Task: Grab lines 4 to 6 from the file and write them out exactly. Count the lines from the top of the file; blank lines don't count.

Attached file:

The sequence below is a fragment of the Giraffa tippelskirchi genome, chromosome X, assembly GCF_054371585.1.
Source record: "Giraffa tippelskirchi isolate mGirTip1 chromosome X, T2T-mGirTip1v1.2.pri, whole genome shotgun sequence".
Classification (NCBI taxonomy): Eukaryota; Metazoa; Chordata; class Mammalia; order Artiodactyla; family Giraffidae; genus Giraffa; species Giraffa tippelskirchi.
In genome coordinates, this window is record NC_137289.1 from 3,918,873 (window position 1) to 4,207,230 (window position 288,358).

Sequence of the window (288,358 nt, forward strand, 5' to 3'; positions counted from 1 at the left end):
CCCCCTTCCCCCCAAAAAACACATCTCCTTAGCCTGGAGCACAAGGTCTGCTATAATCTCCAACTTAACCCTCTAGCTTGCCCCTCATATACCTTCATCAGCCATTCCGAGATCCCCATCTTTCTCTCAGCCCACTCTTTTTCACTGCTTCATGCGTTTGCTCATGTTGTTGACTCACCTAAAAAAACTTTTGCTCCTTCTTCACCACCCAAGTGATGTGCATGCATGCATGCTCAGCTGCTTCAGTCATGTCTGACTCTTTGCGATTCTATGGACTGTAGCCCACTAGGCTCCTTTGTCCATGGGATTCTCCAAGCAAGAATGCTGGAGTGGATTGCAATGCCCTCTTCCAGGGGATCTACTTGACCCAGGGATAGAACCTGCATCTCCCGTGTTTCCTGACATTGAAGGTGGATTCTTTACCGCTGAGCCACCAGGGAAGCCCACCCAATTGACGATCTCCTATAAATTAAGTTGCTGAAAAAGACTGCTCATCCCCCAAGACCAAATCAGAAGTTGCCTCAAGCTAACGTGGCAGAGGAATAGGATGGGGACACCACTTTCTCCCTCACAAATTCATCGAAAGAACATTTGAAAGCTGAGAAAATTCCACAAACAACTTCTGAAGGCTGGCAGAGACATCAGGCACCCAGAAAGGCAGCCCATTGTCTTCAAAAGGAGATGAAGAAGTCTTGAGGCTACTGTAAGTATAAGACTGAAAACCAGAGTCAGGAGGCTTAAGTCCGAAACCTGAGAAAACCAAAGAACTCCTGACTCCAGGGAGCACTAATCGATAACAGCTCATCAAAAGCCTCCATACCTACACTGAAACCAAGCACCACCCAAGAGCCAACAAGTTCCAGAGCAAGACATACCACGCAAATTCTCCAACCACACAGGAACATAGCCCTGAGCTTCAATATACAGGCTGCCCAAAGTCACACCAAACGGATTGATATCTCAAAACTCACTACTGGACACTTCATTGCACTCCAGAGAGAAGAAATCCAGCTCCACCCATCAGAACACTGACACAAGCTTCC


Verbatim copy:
In genome coordinates, this window is record NC_137289.1 from 3,918,873 (window position 1) to 4,207,230 (window position 288,358).

Sequence of the window (288,358 nt, forward strand, 5' to 3'; positions counted from 1 at the left end):
CCCCCTTCCCCCCAAAAAACACATCTCCTTAGCCTGGAGCACAAGGTCTGCTATAATCTCCAACTTAACCCTCTAGCTTGCCCCTCATATACCTTCATCAGCCATTCCGAGATCCCCATCTTTCTCTCAGCCCACTCTTTTTCACTGCTTCATGCGTTTGCTCATGTTGTTGACTCACCTAAAAAAACTTTTGCTCCTTCTTCACCACCCAAGTGATGTGCATGCATGCATGCTCAGCTGCTTCAGTCATGTCTGACTCTTTGCGATTCTATGGACTGTAGCCCACTAGGCTCCTTTGTCCATGGGATTCTCCAAGCAAGAATGCTGGAGTGGATTGCAATGCCCTCTTCCAGGGGATCTACTTGACCCAGGGATAGAACCTGCATCTCCCGTGTTTCCTGACATTGAAGGTGGATTCTTTACCGCTGAGCCACCAGGGAAGCCCACCCAATTGACGATCTCCTATAAATTAAGTTGCTGAAAAAGACTGCTCATCCCCCAAGACCAAATCAGAAGTTGCCTCAAGCTAACGTGGCAGAGGAATAGGATGGGGACACCACTTTCTCCCTCACAAATTCATCGAAAGAACATTTGAAAGCTGAGAAAATTCCACAAACAACTTCTGAAGGCTGGCAGAGACATCAGGCACCCAGAAAGGCAGCCCATTGTCTTCAAAAGGAGATGAAGAAGTCTTGAGGCTACTGTAAGTATAAGACTGAAAACCAGAGTCAGGAGGCTTAAGTCCGAAACCTGAGAAAACCAAAGAACTCCTGACTCCAGGGAGCACTAATCGATAACAGCTCATCAAAAGCCTCCATACCTACACTGAAACCAAGCACCACCCAAGAGCCAACAAGTTCCAGAGCAAGACATACCACGCAAATTCTCCAACCACACAGGAACATAGCCCTGAGCTTCAATATACAGGCTGCCCAAAGTCACACCAAACGGATTGATATCTCAAAACTCACTACTGGACACTTCATTGCACTCCAGAGAGAAGAAATCCAGCTCCACCCATCAGAACACTGACACAAGCTTCC